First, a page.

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Ryan Rhodes Talks about Theory: Past, Present, and Future

Theories and Techniques of Behavior Change Interventions Special Interest Group Chairs David M. Williams, PhD, Arlen C. Moller, PhD, Heather L. Gainforth, PhD, and Dejan Magoc, PhD

Ryan Rhodes, PhD
Ryan Rhodes, PhD

In anticipation of the Theories and Techniques of Behavior Change Interventions Special Interest Group (TTBCI SIG) Society of Behavioral Medicine (SBM) 2016 Annual Meeting debate on the utility of social cognitive theories, we interviewed debate participant and theory expert Ryan Rhodes, PhD, to ask him about his views on the role of theory in behavioral medicine research.

Dr. Rhodes is an SBM fellow, a senior scientist of the Canadian Cancer Society, and professor and director of the Behavioural Medicine Laboratory at the University of Victoria.

TTBCI: How did you become interested in testing and refining health behavior theories as a primary aim of your research?

Dr. Rhodes: "I have always been interested in why people do what they do, particularly individual differences: Why does one person find something exciting and fun, but another person has another interpretation? This led me to study personality traits early in my career and then to the affect domain, the convoluted relationship between perceived ability and motivation, nonconscious processes, and the intention-behavior relationship."

TTBCI: In a nutshell, what is your perspective on the social cognitive theories that are currently predominant in health behavior science?

Dr. Rhodes: "They are based heavily on rationalist perspectives of benefits versus barriers or expectancy/value. Clearly this is important and the benefits of health-related behaviors drive most of the reasons for intervention. However, the affective and built environment domains are not as well articulated in social-cognitive theories. So the rise of other models, such as the socioecological framework, self-determination theory, and dual-process models, addresses some of the weaknesses of traditional social cognitive theories."

TTBCI: What sort of research is needed to make health behavior theories more explanatory and more useful?

Dr. Rhodes: "I think the day of the observational design as a method to validate a theory is coming to an end. Experimental work represents the best practical test of a theory in terms of its deliverable parts and content as well as behavior change as the outcome. This shift from observational to experimental research will benefit theory testing of all types in the future. In fact, one could argue that the problem with social cognitive theories is that they have not been appropriately tested."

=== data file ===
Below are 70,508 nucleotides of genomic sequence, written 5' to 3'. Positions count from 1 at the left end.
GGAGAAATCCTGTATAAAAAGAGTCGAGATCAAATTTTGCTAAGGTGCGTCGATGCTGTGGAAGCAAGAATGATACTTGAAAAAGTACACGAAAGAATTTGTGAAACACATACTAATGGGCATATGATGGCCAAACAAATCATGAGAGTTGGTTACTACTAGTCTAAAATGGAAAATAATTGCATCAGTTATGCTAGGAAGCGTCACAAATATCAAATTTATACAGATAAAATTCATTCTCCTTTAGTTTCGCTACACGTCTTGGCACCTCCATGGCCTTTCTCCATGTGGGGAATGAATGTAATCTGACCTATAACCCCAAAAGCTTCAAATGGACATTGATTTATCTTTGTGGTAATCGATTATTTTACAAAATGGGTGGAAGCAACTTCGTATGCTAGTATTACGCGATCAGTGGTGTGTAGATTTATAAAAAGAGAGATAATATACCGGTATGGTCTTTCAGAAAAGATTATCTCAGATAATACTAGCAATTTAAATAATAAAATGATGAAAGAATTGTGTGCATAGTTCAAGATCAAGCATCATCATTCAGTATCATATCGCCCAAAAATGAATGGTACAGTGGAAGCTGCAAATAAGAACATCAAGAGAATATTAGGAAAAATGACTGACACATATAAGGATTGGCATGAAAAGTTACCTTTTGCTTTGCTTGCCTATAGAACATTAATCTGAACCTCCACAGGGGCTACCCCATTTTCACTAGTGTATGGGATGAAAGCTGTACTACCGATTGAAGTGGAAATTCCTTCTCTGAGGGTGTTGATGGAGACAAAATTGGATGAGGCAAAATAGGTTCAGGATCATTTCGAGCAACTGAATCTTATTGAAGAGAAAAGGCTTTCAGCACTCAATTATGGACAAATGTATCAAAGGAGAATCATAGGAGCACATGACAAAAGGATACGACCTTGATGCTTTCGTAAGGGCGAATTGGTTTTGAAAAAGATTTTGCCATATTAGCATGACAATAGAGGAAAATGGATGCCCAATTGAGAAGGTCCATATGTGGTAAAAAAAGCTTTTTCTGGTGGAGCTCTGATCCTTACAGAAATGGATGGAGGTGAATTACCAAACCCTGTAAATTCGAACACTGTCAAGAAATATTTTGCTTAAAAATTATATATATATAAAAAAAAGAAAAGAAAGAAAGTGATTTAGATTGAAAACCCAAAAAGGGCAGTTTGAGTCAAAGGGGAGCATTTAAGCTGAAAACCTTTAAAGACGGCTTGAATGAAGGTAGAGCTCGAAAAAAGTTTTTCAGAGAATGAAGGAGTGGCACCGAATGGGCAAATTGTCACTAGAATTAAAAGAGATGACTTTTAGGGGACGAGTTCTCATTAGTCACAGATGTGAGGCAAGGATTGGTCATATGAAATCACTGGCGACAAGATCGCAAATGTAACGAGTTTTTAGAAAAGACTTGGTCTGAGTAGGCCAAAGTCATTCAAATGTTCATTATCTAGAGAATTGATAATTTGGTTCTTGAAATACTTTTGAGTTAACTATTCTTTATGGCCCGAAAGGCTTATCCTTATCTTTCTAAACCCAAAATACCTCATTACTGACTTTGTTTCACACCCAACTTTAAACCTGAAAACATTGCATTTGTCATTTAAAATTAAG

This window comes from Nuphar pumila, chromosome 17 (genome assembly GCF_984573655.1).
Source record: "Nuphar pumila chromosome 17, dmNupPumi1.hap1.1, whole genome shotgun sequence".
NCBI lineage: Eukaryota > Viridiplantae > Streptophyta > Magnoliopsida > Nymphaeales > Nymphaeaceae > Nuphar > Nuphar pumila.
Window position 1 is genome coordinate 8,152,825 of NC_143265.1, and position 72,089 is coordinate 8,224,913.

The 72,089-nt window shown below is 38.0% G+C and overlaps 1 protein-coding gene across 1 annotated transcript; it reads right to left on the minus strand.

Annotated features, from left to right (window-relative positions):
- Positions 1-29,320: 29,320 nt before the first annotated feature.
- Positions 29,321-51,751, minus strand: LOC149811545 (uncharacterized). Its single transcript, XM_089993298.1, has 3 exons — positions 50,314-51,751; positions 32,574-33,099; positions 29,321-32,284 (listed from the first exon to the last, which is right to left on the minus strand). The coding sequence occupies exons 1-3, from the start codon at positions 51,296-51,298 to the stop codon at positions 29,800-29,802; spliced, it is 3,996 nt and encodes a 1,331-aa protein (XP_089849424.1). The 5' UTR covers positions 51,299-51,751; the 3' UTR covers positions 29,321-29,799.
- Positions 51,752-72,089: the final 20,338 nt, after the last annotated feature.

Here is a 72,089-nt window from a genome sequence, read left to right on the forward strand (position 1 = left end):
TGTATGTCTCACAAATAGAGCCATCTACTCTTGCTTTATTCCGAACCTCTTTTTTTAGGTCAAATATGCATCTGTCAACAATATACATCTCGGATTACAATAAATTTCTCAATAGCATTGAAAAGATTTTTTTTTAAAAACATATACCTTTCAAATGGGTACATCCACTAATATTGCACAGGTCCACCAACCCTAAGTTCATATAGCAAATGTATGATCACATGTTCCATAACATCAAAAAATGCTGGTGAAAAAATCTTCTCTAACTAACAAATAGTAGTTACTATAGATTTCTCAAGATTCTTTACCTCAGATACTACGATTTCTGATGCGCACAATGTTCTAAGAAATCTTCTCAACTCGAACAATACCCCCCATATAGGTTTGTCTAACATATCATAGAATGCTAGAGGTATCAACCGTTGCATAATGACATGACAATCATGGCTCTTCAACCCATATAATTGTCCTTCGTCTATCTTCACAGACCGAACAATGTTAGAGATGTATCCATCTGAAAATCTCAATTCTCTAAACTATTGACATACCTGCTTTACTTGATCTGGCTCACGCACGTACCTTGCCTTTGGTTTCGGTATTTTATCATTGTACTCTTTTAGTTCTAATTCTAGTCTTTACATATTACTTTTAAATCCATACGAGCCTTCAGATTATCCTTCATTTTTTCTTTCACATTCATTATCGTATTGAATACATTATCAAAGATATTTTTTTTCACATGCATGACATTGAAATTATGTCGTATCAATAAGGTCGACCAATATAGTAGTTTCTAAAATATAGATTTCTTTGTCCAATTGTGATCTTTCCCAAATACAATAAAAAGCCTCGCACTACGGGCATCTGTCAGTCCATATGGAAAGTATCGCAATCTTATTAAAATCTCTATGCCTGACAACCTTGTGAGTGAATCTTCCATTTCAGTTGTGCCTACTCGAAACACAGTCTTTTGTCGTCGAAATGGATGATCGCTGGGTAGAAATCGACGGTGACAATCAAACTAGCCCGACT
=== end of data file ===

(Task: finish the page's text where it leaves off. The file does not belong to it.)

TTBCI: Can you name a few favorite papers that you think have made an important contribution to advancing theories and techniques of behavior change over the last decade?

Dr. Rhodes: "There are many excellent papers from several scientists that have challenged existing theory and tried to advance theory, from work in the affect domain to nonconscious dual process models. I think the mediation article by Baranowski, Anderson, and Carmack (1998, American Journal of Preventive Medicine, 15, 266-297) was very influential in summarizing the need for theories in interventions. Susan Michie's work has also been instrumental in linking theory to intervention techniques (e.g., Michie et al., 2013, Annals of Behavioral Medicine, 46, 81-95). Papers by Sniehotta, Presseau, and Araújo-Soares, and Head and Noar (2014, Health Psychology Review, 8, 1-7, 34-52) have definitely stirred the pot recently, which has created some excellent commentary on theory and health behavior change. Likewise, the rise of self-determination theory has helped bring affect to the forefront."

TTBCI: Is there a paper or chapter you're most proud of?

Dr. Rhodes: "Still working on it. But, some of the papers I may be most proud of so far are those that I feel passionate about, but have been difficult to publish through peer review, such as papers that challenge the motivational and ability confound in self-efficacy assessment (Rhodes & Courneya, 2003, Psychology & Health, 18, 79-91; Rhodes, & Blanchard, 2007, Journal of Applied Social Psychology, 37, 753-768). My review paper on personality traits and physical activity was a reflection of the reason I got into behavioral medicine research, and so was something I wanted to write for several years (Rhodes & Smith, 2006, British Journal of Sports Medicine, 40, 958-965). Also, my recent work on predictors of intention-behavior discordance (Rhodes & de Bruijn, 2013, Exercise and Sports Sciences Reviews, 41, 201-207; Rhodes & Yao, 2015, International Journal of Behavioral Nutrition and Physical Activity, 12, 1-15) and tackling the huge literature on correlates of sedentary behavior was a fun challenge (Rhodes, Temmel, & Mark, 2012, American Journal of Preventive Medicine, 42, e3-28)."